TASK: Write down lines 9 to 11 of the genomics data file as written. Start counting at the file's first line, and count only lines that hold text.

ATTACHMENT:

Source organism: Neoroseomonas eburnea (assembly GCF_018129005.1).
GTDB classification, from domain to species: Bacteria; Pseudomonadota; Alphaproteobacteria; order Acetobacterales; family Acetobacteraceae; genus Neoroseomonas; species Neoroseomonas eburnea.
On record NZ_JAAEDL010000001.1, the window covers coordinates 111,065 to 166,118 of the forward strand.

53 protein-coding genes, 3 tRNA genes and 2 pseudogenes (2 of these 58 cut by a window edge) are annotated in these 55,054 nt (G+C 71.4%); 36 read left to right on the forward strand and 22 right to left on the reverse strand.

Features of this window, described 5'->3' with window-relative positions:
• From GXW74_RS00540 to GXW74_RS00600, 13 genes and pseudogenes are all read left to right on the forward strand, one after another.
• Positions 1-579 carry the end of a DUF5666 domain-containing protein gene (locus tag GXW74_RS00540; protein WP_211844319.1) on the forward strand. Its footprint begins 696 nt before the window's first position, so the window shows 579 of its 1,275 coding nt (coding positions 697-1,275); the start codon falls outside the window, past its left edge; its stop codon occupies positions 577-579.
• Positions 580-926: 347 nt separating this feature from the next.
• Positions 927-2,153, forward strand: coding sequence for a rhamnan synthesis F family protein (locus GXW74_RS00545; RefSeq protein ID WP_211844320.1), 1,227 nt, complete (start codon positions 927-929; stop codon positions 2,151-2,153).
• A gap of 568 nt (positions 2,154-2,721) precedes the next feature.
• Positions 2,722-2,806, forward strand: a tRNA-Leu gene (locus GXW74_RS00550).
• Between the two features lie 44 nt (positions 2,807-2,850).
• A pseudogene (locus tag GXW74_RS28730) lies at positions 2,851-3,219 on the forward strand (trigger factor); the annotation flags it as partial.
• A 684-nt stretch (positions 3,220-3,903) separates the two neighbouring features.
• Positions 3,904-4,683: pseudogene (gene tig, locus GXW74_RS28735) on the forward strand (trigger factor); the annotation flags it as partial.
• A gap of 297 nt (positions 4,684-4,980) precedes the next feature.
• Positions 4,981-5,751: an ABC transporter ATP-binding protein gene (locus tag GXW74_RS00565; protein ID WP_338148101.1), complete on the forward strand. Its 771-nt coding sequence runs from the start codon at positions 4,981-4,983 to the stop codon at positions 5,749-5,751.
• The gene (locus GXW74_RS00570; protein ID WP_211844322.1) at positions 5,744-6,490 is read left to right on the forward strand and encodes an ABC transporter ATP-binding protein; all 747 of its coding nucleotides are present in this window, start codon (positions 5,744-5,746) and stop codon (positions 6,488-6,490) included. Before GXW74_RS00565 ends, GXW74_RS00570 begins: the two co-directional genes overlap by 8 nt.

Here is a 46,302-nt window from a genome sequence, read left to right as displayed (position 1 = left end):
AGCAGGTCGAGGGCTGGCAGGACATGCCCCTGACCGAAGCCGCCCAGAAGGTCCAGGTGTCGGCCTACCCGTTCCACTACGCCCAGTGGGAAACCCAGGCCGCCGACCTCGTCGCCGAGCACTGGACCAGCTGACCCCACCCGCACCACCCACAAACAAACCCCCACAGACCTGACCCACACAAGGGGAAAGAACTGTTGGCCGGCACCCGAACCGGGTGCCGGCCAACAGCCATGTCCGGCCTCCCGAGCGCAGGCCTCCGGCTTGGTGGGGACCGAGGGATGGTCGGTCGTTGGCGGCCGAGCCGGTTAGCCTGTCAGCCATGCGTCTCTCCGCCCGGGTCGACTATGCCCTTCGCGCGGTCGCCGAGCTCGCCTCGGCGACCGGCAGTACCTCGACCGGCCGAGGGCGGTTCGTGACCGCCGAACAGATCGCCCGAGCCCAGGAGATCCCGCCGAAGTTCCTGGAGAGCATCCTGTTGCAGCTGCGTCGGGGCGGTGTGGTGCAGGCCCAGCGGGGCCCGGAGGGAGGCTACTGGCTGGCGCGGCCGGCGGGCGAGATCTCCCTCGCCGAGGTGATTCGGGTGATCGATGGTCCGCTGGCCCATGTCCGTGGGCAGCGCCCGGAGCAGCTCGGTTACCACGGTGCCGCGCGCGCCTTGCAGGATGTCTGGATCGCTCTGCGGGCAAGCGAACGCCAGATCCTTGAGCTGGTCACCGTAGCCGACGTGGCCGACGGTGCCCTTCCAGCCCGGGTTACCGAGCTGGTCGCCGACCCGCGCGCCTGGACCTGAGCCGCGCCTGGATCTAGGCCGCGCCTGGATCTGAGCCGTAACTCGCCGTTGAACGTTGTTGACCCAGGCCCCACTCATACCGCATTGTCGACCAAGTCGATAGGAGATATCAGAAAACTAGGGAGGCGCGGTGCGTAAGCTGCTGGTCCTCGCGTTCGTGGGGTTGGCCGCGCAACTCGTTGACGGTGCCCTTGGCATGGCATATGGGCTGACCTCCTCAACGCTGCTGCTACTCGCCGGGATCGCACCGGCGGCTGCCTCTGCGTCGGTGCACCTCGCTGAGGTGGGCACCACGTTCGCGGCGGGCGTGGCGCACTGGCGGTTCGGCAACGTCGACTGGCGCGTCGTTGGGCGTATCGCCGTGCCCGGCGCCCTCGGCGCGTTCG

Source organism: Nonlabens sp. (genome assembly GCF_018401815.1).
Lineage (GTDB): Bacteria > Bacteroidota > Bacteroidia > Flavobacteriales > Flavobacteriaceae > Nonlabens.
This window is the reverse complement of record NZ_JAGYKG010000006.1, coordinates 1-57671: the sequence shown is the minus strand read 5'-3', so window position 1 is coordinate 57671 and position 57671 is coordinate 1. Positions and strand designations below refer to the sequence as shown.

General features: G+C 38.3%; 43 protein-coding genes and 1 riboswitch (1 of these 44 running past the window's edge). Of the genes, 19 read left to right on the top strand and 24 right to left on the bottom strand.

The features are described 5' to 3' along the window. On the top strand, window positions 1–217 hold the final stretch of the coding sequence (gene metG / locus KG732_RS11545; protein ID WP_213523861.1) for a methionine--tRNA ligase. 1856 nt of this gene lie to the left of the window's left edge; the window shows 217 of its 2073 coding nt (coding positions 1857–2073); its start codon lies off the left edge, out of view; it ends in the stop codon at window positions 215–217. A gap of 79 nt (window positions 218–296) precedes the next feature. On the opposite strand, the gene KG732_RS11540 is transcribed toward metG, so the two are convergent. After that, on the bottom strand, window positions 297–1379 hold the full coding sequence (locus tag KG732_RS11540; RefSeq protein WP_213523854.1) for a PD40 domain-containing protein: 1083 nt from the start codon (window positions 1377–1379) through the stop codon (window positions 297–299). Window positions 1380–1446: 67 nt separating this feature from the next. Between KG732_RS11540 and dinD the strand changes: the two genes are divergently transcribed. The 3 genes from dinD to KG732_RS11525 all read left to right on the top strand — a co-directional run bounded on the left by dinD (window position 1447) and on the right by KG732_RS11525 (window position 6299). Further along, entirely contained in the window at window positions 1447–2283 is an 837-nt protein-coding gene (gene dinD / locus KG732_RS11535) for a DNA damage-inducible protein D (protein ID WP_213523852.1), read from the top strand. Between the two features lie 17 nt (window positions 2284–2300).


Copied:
• Positions 927-2,153, forward strand: coding sequence for a rhamnan synthesis F family protein (locus GXW74_RS00545; RefSeq protein ID WP_211844320.1), 1,227 nt, complete (start codon positions 927-929; stop codon positions 2,151-2,153).
• A gap of 568 nt (positions 2,154-2,721) precedes the next feature.
• Positions 2,722-2,806, forward strand: a tRNA-Leu gene (locus GXW74_RS00550).